Opportunities to Improve Payer-Provider Dynamics in the Age of COVID

Connex Staff |

The payer-provider relationship has traditionally been tumultuous, and with operating margins tightening dramatically and the shift to digital and remote care delivery, providers must begin to seriously consider what reimbursement will look like, how the patient mix will change, and which services will grow in importance.

New Challenges and Possibilities

Although the initial response to the COVID crisis by payers was largely in line with provider needs and expectations, providers are reporting a number of challenges with achieving correct reimbursement. It is important to note that this is also being driven by a failure to keep up with these changes on the part of provider billing staff, as they’ve struggled to make the necessary adjustments to documentation, coding, and claims submission. Furthermore, the increase in overall wait times, processing, and resultant delays in prior authorizations for non-COVID patients have gummed up processing and represent a threat to contractual compliance, and thus overall reimbursements. Fortunately, our Members have indicated that they believe market pressures in a pandemic environment may be driving payers towards long-term telehealth parity, irrespective of their fundamental misgivings or reticence. Even if true parity can’t be sustained, the net savings that accrue to providers as a result of reduced overhead, greater efficiency, higher scheduling density, and the peace of mind and satisfaction it provides to patients mean that even near-parity would likely ensure the continued expansion of telehealth services.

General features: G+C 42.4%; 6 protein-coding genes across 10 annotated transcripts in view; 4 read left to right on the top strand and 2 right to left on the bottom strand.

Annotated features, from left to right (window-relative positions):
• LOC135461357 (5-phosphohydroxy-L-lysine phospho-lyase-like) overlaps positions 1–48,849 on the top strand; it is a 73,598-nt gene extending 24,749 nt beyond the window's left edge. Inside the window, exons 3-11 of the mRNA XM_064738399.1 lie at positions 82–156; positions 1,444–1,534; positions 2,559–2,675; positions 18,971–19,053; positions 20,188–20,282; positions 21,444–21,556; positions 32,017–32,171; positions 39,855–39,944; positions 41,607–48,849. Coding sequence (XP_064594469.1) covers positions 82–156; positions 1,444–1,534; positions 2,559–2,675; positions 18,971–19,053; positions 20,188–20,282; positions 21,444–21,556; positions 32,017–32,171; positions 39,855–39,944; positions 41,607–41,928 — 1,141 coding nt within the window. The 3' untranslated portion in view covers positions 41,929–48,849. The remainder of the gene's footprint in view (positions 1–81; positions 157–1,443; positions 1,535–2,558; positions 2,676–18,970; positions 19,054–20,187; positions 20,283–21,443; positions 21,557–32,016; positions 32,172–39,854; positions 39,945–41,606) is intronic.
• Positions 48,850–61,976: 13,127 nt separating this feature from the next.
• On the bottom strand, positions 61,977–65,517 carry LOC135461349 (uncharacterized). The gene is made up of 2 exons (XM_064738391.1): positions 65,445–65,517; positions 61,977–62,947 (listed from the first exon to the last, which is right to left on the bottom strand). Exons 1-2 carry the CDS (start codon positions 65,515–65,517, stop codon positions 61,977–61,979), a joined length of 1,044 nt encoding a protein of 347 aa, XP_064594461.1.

Financial utilization models and pricing standards could become insufficient in the current environment, which in turn could undermine the viability of contractual rates. This disruption could represent a real opportunity for providers to negotiate better contracts, set stronger min-max pricing parameters to preserve accountability, and achieve greater clarity with respect to claims processing. It is absolutely critical that providers continue to ramp up their analytics and assessment tools in order to attain a true understanding of their service line performance, costs and resources associated with different forms of care delivery, and overall trends in population health and emerging needs. Payers have traditionally dedicated tremendous amounts of time and money to ensuring that their negotiators are armed with the latest analytics toolsets, and a comprehensive picture of provider markets, costs, and pricing. Too often, providers cannot achieve this level of sophistication, relying on negotiators who are overburdened by competing priorities, underequipped with respect to tools and technology, and who lack experience in payer tactics and strategies.

While it is essential that providers are prepared for battle, it’s also true that many of the most successful payer-provider relationships are driven more by mutual trust and understanding than by aggressive pushback. The right policy is to be prepared for both. Sustaining a positive connection with payers means taking the lead in terms of communication and outreach, even when it’s concerning changes to contracts or policy parameters that can impact the provider bottom line. Conducting regular analysis of service lines and costs also enables providers to provide clear evidence for their positions, helping to establish meaningful mutual accountability.


While financing guarantees, comprehensive coverage, and advance claims reimbursements are prevalent right now, there is tremendous uncertainty over the longer term; providers must commit to ensuring their payer contracts reflect the needs, realities, and challenges of the population they serve and the services they provide. Achieving this means getting the right data, the right perspectives, and the right teams together to get the best terms possible. It also means approaching the payer respectfully, treating them as a partner rather than as an antagonist, and cultivating mutually beneficial, mutually accountable standards. In turn, successfully creating this balance requires providers to engage with strength, confidence, and knowledge.

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